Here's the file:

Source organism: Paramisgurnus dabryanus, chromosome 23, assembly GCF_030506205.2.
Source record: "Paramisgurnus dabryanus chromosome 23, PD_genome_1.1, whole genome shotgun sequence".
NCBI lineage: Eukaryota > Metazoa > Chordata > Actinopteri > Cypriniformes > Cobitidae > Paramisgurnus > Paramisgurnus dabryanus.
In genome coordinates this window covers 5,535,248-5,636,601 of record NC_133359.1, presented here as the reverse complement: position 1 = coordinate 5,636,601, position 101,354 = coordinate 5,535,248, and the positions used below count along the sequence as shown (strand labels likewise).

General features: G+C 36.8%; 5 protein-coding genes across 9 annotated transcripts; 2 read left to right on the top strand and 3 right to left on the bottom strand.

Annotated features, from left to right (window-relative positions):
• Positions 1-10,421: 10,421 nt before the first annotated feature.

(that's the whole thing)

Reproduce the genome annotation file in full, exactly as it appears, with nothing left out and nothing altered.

Source organism: Paramisgurnus dabryanus, chromosome 23, assembly GCF_030506205.2.
Source record: "Paramisgurnus dabryanus chromosome 23, PD_genome_1.1, whole genome shotgun sequence".
NCBI lineage: Eukaryota > Metazoa > Chordata > Actinopteri > Cypriniformes > Cobitidae > Paramisgurnus > Paramisgurnus dabryanus.
In genome coordinates this window covers 5,535,248-5,636,601 of record NC_133359.1, presented here as the reverse complement: position 1 = coordinate 5,636,601, position 101,354 = coordinate 5,535,248, and the positions used below count along the sequence as shown (strand labels likewise).

General features: G+C 36.8%; 5 protein-coding genes across 9 annotated transcripts; 2 read left to right on the top strand and 3 right to left on the bottom strand.

Annotated features, from left to right (window-relative positions):
• Positions 1-10,421: 10,421 nt before the first annotated feature.